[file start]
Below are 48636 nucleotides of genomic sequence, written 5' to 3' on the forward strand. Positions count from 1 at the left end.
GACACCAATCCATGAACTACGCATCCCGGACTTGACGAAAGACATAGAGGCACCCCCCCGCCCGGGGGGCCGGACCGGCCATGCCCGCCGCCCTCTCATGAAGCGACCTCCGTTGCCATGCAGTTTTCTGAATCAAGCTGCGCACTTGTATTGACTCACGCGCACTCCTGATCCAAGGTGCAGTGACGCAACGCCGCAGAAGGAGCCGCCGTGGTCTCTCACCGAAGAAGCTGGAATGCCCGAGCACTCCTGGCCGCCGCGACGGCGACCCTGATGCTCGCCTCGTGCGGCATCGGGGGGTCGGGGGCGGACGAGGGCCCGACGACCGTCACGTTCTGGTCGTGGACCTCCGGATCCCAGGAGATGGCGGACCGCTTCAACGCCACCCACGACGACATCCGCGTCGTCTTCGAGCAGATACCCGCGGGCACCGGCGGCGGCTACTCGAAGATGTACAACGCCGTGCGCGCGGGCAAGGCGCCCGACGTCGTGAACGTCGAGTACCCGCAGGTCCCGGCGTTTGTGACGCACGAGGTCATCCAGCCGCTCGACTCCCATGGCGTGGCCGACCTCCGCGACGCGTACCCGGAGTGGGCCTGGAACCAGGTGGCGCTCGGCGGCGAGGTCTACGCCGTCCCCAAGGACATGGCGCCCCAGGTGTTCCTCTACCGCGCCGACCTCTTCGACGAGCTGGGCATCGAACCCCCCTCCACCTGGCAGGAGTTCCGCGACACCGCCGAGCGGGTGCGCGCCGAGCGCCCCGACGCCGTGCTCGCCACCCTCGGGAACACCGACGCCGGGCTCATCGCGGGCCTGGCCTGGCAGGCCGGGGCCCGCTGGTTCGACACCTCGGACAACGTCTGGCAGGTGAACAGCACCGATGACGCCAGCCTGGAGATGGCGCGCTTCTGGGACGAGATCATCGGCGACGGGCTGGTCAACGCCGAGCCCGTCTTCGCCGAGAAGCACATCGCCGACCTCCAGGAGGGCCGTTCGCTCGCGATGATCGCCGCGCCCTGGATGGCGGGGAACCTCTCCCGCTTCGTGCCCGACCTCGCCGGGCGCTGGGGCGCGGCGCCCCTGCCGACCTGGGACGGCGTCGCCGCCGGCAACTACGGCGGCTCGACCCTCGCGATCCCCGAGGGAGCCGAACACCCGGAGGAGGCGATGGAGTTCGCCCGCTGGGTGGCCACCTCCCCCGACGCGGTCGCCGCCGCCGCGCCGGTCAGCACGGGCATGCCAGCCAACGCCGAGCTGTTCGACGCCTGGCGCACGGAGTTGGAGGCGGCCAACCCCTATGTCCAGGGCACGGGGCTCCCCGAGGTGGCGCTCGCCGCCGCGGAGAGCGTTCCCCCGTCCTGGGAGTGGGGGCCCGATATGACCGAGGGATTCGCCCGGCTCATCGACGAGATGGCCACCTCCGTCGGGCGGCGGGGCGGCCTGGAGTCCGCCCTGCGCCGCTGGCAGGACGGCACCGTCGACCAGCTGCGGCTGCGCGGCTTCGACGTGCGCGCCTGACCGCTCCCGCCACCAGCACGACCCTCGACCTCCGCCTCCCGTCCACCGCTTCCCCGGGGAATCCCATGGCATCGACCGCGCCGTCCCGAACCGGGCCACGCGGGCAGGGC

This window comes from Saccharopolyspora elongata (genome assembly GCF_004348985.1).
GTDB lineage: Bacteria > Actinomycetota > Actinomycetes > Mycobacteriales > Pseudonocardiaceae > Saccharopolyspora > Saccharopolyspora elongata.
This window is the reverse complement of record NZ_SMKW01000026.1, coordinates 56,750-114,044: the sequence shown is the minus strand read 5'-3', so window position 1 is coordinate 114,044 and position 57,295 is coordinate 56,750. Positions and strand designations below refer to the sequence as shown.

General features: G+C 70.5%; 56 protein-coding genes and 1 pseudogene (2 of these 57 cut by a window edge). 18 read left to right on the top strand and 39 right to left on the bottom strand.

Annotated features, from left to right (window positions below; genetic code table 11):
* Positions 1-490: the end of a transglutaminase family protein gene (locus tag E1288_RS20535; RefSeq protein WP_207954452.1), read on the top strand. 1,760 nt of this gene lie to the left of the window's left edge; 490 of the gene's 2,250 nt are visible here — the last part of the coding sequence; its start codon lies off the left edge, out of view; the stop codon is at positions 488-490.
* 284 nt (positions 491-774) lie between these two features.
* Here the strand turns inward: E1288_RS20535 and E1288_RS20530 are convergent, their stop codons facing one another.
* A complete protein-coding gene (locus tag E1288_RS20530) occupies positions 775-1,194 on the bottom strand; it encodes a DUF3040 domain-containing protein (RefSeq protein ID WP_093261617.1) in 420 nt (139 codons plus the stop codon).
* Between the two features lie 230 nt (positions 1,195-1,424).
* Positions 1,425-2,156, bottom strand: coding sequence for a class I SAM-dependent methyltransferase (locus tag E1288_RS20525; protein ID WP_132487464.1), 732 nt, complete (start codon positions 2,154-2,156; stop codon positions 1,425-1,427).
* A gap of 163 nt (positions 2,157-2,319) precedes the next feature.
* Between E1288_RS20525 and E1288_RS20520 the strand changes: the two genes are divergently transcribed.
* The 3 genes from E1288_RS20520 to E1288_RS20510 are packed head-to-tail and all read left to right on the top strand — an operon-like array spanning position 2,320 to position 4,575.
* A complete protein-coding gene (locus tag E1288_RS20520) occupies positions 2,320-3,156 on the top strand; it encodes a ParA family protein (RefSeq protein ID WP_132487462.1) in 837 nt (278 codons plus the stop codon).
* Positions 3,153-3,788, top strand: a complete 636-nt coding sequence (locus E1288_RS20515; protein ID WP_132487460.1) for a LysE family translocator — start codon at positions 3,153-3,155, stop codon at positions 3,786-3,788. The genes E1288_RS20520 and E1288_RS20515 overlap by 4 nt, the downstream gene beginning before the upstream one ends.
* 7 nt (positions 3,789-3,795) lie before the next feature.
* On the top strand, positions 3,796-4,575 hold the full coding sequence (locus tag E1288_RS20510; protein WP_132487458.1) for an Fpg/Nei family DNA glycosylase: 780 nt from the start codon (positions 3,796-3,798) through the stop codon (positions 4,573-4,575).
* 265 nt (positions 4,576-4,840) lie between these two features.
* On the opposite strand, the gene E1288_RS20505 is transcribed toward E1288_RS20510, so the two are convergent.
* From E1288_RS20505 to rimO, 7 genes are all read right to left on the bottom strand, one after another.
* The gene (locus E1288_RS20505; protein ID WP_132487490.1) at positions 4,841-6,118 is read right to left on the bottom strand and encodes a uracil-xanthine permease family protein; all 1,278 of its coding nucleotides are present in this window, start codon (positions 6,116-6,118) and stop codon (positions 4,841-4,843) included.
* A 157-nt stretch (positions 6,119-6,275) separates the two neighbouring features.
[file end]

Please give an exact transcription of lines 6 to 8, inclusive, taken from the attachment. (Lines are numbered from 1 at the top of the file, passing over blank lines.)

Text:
General features: G+C 70.5%; 56 protein-coding genes and 1 pseudogene (2 of these 57 cut by a window edge). 18 read left to right on the top strand and 39 right to left on the bottom strand.

Annotated features, from left to right (window positions below; genetic code table 11):
* Positions 1-490: the end of a transglutaminase family protein gene (locus tag E1288_RS20535; RefSeq protein WP_207954452.1), read on the top strand. 1,760 nt of this gene lie to the left of the window's left edge; 490 of the gene's 2,250 nt are visible here — the last part of the coding sequence; its start codon lies off the left edge, out of view; the stop codon is at positions 488-490.